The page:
Idea To Execution: Avoiding Four Main Pitfalls Common To Side-Hustlers And Small Businesses - Forbes

Idea To Execution: Avoiding Four Main Pitfalls Common To Side-Hustlers And Small Businesses - Forbes

Idea To Execution: Avoiding Four Main Pitfalls Common To Side-Hustlers And Small Businesses - Forbes

Posted: 05 Jun 2020 04:40 AM PDT


Entrepreneurship is the dream of many, but often it can be overwhelming. Where do you start, or how do you execute an idea? In today's business environment, which is currently heavily influenced by the COVID-19 pandemic, it may even seem impossible. However, regardless of when you launch your business, there are four core pitfalls I'd recommend avoiding based on my experience as a small business owner.

Setting Goals And Building Support Networks

Starting a business or side hustle should not be an afterthought. Rather, you should create a business plan that looks at where you want to be in one — or, preferably, five — years. It helps if you are passionate about your business, but passion only takes you so far. Setting specific goals over time is essential. Remember, you don't have to be a jack of all trades. Expand your circle and build a network that you can leverage for ad hoc needs.

A support network of other business leaders and experts who you can tap into when a problem rises and lean on when you need guidance is a vital tool for budding entrepreneurs. When I look at my father's success, I realize it came from his relentless dedication, the way he built relationships, and how he took care of his community. When you create that "circle of knowledge," you are building a network that will be there through good and bad times. The more you give, the more it should come back.

The best advice I have is to find your niche that makes sense for your mission. If you are better at marketing or sales, then focus on that. Surround yourself with a support system that can fill the other key positions in your company — and if your business is starting as a side hustle, remember you don't have to quit your paying job before it is time. As much as starting a business shouldn't be an afterthought, it shouldn't be rushed, either.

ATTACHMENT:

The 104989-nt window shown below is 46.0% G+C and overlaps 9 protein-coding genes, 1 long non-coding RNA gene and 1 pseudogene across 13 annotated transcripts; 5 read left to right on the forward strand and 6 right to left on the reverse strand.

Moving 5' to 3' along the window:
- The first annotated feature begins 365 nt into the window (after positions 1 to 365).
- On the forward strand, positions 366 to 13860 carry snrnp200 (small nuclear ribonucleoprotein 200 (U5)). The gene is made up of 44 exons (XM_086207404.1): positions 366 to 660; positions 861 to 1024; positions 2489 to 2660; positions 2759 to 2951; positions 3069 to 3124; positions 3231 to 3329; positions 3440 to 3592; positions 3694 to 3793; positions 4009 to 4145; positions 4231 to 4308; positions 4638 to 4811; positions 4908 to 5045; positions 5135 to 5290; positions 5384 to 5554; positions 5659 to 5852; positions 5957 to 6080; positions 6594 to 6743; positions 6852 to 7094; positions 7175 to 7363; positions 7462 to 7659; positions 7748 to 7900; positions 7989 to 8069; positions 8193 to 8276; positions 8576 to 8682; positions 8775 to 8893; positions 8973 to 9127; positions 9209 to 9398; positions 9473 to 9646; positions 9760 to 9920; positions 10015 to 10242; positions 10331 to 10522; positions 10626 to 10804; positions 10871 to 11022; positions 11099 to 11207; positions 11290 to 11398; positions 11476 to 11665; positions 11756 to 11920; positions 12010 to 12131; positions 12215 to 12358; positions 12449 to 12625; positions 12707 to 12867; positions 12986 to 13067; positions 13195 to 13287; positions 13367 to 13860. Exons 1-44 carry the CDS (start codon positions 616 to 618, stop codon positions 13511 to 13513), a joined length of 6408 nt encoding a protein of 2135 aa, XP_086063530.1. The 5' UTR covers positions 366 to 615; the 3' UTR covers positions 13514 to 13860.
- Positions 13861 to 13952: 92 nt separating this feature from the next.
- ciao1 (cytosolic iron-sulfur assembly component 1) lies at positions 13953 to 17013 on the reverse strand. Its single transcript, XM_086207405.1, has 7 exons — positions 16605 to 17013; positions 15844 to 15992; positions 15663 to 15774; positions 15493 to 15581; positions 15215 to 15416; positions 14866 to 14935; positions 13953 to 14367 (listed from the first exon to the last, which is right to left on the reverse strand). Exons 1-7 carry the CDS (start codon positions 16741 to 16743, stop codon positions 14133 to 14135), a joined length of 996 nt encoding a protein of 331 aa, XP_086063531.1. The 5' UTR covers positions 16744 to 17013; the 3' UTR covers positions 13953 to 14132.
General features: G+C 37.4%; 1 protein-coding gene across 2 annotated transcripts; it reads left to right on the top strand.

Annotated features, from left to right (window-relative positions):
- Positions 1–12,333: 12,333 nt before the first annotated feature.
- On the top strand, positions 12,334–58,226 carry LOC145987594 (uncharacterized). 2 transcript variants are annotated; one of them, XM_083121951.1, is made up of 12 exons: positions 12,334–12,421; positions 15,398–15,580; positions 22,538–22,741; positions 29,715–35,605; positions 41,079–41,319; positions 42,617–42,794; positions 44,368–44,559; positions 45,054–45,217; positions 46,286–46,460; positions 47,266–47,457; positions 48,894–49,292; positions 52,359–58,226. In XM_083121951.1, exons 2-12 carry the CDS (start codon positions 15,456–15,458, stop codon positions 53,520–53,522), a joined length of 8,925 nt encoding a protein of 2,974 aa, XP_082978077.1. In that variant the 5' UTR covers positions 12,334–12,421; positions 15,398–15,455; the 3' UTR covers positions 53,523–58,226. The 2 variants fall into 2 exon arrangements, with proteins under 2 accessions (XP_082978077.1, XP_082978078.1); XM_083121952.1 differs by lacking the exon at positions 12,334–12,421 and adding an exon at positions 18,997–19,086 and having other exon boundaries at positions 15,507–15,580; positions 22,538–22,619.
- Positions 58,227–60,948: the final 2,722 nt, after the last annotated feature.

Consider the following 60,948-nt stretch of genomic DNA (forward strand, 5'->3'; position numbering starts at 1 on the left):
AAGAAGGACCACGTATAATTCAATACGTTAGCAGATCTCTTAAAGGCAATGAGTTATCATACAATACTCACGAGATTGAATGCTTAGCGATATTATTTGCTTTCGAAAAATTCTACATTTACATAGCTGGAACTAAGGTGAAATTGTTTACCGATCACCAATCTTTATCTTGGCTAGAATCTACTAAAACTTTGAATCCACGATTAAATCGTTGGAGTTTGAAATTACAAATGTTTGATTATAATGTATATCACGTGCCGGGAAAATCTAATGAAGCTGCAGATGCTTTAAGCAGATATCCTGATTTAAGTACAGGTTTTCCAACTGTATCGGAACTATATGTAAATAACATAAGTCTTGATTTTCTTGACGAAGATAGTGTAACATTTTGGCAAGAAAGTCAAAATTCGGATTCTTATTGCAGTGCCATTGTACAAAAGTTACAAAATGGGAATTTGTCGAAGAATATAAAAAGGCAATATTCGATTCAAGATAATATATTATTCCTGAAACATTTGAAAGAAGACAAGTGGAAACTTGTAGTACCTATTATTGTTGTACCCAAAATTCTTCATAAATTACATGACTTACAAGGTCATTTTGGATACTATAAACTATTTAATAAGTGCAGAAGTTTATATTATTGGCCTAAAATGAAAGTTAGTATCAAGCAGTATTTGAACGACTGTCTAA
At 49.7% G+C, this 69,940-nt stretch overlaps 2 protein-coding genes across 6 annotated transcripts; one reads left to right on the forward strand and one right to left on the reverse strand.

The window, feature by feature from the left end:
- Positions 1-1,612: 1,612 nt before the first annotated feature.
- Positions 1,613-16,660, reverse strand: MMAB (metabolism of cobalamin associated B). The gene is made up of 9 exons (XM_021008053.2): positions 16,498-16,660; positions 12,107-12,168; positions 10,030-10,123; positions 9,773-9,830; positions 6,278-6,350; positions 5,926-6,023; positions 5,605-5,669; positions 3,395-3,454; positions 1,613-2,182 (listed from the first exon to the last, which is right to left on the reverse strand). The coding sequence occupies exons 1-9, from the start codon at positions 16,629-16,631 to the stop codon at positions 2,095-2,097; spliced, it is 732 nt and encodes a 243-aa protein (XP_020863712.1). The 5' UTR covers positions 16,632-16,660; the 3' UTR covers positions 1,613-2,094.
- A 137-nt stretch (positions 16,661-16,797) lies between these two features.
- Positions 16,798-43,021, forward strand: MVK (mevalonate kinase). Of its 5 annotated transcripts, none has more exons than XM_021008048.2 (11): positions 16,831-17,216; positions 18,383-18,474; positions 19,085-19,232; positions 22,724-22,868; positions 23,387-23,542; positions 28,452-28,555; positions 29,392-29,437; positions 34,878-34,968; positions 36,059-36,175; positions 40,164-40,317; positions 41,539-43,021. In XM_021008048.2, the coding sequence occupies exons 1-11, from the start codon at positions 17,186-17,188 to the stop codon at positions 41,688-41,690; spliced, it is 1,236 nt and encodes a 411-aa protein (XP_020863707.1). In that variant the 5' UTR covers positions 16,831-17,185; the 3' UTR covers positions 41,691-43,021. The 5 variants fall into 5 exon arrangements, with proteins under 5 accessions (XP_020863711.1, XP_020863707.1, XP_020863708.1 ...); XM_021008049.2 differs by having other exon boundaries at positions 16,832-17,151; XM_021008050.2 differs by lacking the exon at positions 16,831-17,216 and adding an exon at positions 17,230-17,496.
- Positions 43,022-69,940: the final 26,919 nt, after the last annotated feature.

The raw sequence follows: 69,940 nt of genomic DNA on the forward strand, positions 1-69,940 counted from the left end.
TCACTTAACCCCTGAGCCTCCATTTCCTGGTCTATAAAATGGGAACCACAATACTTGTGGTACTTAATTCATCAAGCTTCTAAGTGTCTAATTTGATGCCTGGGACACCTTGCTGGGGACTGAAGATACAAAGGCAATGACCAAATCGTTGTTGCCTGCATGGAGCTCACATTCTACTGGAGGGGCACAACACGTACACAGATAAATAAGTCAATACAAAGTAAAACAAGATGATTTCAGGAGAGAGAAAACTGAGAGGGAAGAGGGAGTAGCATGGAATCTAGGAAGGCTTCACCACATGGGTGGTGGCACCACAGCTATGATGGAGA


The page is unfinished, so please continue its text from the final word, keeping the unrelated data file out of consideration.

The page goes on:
Controlling Expenses

When you first start your business or side hustle, you'll probably have lots of ideas and want to make a big splash so everyone knows who you are and how to do business with you. However, this could also be a significant pitfall. Rather than starting big, focus on the practical steps. At this stage, there isn't a need for a fancy office, costly leases or signage. Can you operate out of your home or perhaps a shared office space? The important part is to build momentum and your revenue streams before you grow too quickly.

And in today's economy, calculating your cost of doing business (CODB) is essential. Review your pricing list for products or services. Match it to your target audience. Are you reaching out to the right customers? Are you wasting efforts on marketing to those who would have little interest or extra funding to purchase your solution? Look at your branding, too. Is it attracting the right customers? By answering these questions, you can keep the CODB lower while continuing to target the right customers to keep your side hustle or business operating.

Harnessing The Web

You can be a successful entrepreneur or side hustler with just word of mouth advertising and connections, but if you seriously want to grow to be the next household name, you should harness the power of the web and online marketing. As the SVP and general manager of a company that offers web hosting, domain names and SEO services, I believe the internet is a powerful tool, and building a clean, professional website is essential for success. It is often the first place potential customers visit to learn more. A website should help educate your customer through blogs and content; share basic information on your company; and maybe serve as the prime e-commerce platform to drive sales.